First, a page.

CF2This nasty-era level of censorship and outrage has always existed. Take Memoirs of a Woman of Pleasure (aka Fanny Hill), published in 1748. Considered the first erotic novel in the English language, it saw author John Cleland arrested for obscenity, with the book itself banned, seized and smuggled around countries throughout its history. Sound familiar?

Art exists to connect with our primal feelings. The medium in which it’s presented is irrelevant – paintings, literature or film. It should never be censored as all that represents is the more powerful members of society attempting to control what us commoners are permitted to view, read or watch. Like James Ferman, the BBFC director between 1975 and 1999, said, “It’s alright for you middle-class cineastes to see this film, but what would happen if a factory worker from Manchester happened to see it?”.

Though I disdain censorship of any kind, I have to say that the film I’ve chosen to discuss this week on UKHS is one I find thoroughly grim and disgusting. In fact, after watching it repeatedly over the past few weeks, I really don’t think I could bear to look at it again any time soon. Cannibal Ferox though is a fascinating piece of film-making and is – forgive the cliché – a product of its time.

CF3In 1980, cult Italian auteur Ruggero Deodato released what is perhaps the most infamous nasty of all: Cannibal Holocaust. Its notoriety is the stuff of legend, with classic tales such as its seizure by the Italian courts, and Deodato’s arrest and subsequent charge of murdering several of the actors on camera (!) now a firm part of genre lore. Irrespective of this insanity, such controversy – not to mention such iconic artwork – ensured that the film was a massive success when it hit video worldwide; so much so that Italian film producers immediately requested more of the same.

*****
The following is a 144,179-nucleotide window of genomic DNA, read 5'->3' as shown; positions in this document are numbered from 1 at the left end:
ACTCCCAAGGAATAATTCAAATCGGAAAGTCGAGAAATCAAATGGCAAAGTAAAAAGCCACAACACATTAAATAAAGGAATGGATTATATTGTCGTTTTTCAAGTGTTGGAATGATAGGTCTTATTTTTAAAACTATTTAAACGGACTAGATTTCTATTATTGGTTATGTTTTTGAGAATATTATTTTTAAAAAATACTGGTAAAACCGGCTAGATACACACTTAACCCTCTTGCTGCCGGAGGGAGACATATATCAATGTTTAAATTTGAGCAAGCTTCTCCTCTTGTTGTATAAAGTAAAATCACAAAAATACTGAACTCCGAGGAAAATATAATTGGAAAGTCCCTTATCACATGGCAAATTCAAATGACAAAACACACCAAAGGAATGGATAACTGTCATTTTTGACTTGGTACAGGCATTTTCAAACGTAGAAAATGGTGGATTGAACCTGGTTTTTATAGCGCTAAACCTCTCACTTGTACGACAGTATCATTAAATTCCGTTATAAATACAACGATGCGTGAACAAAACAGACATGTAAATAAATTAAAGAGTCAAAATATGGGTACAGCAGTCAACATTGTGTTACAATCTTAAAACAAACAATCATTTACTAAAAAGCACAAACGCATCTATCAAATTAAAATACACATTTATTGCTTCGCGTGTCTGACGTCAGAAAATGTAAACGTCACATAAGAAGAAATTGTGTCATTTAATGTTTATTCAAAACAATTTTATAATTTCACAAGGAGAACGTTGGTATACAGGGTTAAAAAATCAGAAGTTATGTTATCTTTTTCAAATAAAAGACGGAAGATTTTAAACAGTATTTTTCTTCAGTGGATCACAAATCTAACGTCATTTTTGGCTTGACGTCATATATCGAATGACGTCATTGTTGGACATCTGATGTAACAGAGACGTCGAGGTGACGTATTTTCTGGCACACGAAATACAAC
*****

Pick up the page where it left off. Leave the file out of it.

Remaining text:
Director Umberto Lenzi was, at the start of the 1980s, a well-established journeyman whose career had managed to successfully move in time with the various genres that his homeland specialised in. From sword and sandal epics and Euro-spy cheese (Samson and the Slave Queen (1963), 008: Operation Exterminate (1965); to spaghetti westerns and giallo (Pistol for a Hundred Coffins (1968), Seven Blood-Stained Orchids (1972)), Lenzi proved himself adaptable to any style of picture. However, it was with Poliziotteschi – the Italian crime-thriller – where his directorial ability was best showcased, thanks to films like Milano Rovente (1973), Almost Human (1974) and The Manhunt (1975).

“I’m ashamed of this movie. It’s not fantasy; it’s reality. There’s a political side [to it]. It’s a bit fascist, in the deepest sense” – Giovanni Lombardo Radice

CF4By the time Cannibal Ferox came around, Lenzi already had previous form with this niche sub-genre. Some even say that it was he who started the whole Italian cannibal craze with the release of his The Man From Deep River in 1972 – a grisly little flick starring Me Me Lai and Ivan Rassimov which also found itself nasty-fied under its alternate title Deep River Savages. Cannibal Ferox begins in New York City, in the wake of a heroin trafficking scheme gone wrong. We meet Lt. Rizzo (played by Cannibal Holocaust lead Robert Kerman) who is on the lookout for Mike (Radice), the key suspect in this botched drug deal and who appears to have skipped town. Without much in the way of cohesive narrative, we then find ourselves introduced to Gloria (Lorraine de Selle), Rudy (Danile Mattei) and Pat (Zora Kerova); a trio on their way into the jungle for the purpose of completing Gloria’s doctoral thesis about cannibalism. Soon after their arrival in the tropical South American location they run into the fugitive Mike who, along with his friend Joe (Walter Lucchini), claims they have just escaped the clutches of some cannibals. Cue gratuitous mastication!

“The following feature is one of the most violent films ever made. There are at least two dozen scenes of barbaric torture and sadistic cruelty graphically shown. If the presentation of disgusting and repulsive subject matter upsets you, please do not view this film.”

CF5The first thing you see when you watch Cannibal Ferox, I’ve always treat such scaremongering warnings with a great deal of cynicism. However, with Cannibal Ferox it’s frighteningly accurate, the words “disgusting” and “repulsive” being the only suitable ones to describe this grim-natured movie. The animal cruelty present I find far worse than Cannibal Holocaust. There’s a coati being (very slowly) strangled by a snake with the camera staying fixed on it as it squeals in pain. Radice states that the Italian crew stopped and refused to film any more of the scene until the animal was aided to safety. Elsewhere we have a monkey being attacked by a jaguar, an iguana fending off a snake, a live turtle having its head and legs chopped off and a crocodile being killed and eaten by natives.